But where do they stand on immigration? When the 9,000 plus Asian American voters were asked if they supported comprehensive reform which includes a path to citizenship for unauthorized immigrants, 65 percent said ‘yes.’ Only 14 percent said they opposed such a measure. Seventy-three percent of Democrats and fifty-three percent of Republicans said they support a path to citizenship.

Just like Latinos, Asian Americans have family members, friends and neighbors who are without papers. It is estimated that 11 percent of all unauthorized people in the United States are Asian. A majority of Asians are first generation immigrants who are greatly affected by the inadequacies of our immigration system. Asian immigrants are among those who wait the longest – up to two decades – to be reunited with their loved ones because of immigration backlogs. Highly educated and skilled Asian immigrants can wait up to six years before earning a green card.

While the president has vowed to push for comprehensive immigration reform this year and Republicans are starting to line up behind Senator Marco Rubio’s (R-FL) copycat immigration reform plan, there are those who vehemently oppose any measures beyond unnecessary and inordinate enforcement. Pro-immigration forces need to rally to ensure that legislation which includes a path to citizenship is passed once and for all. This includes Asian Americans who have proven themselves indispensable to any political victory.

Originally posted on Feet in 2 Worlds and the Huffington Post.

Asian American Philanthropists and Asian American Needs

NYT

Photo: Chang W. Lee/The New York Times

January 8, 2013; Source: New York Times

The Pew Research Center heralded, six months ago, the rise of Asian Americans, noting that they are “the highest-income, best-educated and fastest-growing racial group in the United States. They are more satisfied than the general public with their lives, finances and the direction of the country, and they place more value than other Americans do on marriage, parenthood, hard work and career success.”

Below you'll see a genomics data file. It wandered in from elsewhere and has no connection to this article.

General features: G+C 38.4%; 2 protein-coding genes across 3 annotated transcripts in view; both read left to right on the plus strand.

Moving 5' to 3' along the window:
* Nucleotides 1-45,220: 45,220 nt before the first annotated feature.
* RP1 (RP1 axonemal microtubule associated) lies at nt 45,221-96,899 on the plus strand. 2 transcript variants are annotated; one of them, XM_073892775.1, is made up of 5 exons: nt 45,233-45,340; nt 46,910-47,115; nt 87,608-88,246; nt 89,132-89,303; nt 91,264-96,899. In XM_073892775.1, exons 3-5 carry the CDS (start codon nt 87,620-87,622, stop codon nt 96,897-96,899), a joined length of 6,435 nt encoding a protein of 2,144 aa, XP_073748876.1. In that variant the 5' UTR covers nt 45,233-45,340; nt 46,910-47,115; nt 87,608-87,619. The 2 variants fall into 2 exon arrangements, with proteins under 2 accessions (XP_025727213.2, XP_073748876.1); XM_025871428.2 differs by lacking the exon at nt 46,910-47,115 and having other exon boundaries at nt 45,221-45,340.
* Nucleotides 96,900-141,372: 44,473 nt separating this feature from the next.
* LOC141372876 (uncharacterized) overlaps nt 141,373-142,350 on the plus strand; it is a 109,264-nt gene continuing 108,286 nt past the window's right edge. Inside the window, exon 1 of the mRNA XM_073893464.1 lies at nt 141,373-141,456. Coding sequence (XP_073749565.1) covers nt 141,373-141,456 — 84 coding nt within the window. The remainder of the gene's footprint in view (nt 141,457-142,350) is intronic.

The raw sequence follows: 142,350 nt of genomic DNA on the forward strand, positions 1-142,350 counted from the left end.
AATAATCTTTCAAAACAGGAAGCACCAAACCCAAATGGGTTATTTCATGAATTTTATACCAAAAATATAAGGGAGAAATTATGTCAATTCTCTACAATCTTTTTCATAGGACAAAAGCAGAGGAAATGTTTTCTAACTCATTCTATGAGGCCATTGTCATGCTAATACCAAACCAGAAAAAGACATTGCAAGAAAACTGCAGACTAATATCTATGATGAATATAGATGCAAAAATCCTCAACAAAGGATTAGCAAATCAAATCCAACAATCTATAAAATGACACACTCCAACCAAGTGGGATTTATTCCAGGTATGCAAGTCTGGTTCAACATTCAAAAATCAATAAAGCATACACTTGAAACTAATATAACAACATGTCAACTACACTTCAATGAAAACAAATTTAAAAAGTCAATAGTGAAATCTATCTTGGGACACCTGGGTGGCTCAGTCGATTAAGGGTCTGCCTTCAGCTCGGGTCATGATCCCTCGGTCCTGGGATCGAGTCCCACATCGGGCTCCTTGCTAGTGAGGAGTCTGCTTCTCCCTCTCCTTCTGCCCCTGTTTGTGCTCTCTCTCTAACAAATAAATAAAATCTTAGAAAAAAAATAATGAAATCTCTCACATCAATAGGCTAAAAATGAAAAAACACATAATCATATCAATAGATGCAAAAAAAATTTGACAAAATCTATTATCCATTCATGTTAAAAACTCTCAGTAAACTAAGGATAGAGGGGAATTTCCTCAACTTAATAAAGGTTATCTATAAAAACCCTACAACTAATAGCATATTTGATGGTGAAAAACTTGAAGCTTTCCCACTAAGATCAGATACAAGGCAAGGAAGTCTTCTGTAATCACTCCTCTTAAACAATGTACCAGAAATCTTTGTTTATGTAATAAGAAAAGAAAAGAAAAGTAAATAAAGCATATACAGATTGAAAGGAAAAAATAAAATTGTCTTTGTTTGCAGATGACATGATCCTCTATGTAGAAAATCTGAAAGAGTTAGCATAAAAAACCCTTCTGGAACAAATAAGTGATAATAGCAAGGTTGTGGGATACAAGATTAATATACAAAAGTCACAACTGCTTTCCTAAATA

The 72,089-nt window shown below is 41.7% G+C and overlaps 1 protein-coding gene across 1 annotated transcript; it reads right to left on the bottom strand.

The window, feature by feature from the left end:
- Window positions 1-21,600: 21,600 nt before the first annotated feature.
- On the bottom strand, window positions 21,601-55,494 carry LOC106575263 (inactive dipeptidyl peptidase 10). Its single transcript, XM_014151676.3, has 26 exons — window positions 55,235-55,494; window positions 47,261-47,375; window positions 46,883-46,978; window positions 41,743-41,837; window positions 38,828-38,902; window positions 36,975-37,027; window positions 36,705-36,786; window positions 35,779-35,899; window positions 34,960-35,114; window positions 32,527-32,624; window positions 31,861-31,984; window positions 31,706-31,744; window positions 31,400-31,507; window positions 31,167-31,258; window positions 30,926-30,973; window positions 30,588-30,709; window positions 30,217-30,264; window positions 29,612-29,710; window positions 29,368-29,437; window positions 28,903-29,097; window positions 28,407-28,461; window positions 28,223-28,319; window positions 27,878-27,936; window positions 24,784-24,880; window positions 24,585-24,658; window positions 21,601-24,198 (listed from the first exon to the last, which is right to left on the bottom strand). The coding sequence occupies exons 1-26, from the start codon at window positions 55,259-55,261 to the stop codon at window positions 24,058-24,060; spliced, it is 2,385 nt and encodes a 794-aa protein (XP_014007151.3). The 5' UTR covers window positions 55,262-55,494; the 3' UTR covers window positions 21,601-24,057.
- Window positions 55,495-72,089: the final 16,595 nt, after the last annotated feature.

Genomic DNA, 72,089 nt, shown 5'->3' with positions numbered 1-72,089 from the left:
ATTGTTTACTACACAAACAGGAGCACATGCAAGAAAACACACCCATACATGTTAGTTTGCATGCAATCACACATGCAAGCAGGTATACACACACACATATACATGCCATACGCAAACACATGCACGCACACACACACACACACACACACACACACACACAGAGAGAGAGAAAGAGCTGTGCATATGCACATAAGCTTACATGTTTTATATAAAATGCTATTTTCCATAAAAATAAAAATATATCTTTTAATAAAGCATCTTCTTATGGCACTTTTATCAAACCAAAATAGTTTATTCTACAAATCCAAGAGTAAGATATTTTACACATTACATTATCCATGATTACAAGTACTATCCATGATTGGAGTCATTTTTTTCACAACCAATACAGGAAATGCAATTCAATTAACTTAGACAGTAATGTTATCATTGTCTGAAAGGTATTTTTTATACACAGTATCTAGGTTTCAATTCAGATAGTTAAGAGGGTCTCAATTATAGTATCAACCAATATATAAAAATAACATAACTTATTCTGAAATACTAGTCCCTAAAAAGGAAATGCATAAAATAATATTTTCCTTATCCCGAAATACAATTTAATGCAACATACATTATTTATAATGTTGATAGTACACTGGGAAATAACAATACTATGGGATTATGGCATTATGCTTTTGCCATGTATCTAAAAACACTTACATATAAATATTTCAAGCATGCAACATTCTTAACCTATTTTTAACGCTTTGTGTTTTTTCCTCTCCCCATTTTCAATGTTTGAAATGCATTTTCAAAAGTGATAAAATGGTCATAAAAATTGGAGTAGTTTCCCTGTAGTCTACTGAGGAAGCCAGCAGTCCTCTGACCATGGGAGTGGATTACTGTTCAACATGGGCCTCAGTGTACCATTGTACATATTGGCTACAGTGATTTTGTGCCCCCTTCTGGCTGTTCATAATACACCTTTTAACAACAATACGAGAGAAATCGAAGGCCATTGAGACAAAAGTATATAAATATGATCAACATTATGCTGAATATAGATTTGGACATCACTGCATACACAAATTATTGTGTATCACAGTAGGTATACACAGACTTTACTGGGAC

This perpetuation of the model minority myth – as not all Asian Americans are wealthy, healthy and wise – continues in a recent New York Times article which announces the arrival of the Asian American philanthropic class: affluent immigrants and their children who have joined other one or two percenters in bailing others out via their noblesse oblige. The article describes “elegant galas” where wealthy Koreans “dined on beef tenderloin with truffle butter, bid on ski and golf vacations in a charity auction, and gave more than $1 million to a nonprofit group.” The article goes on to note that wealthy Asian Americans are also looking beyond their communities and generously donating to “prestigious universities, museums, concert halls and hospitals — like Yale University and the Metropolitan Museum of Art.” It isn’t difficult to imagine the impetus. They have indeed arrived and want to see their names on donor lists and placards along with other fabulously rich Americans.

We live in a free country and people are free to choose how to spend their money. However, charitable deductions are lost government revenue which could be used on programs and services that benefit struggling Americans. Institutions like Yale are more than adequately endowed. Smaller nonprofits, including less pedigreed colleges, are in more dire need of donations. Community-based nonprofits that pull up those Asian Americans who are not so fortunate could use more dollars from those Asian Americans who have “made it.” Perhaps these new members of the elite donor club would consider focusing their largesse on organizations that might not be as glamorous but that address the ongoing issues and unmet needs of the Asian American community.

Originally posted on Nonprofit Quarterly Newswire, January 14, 2013.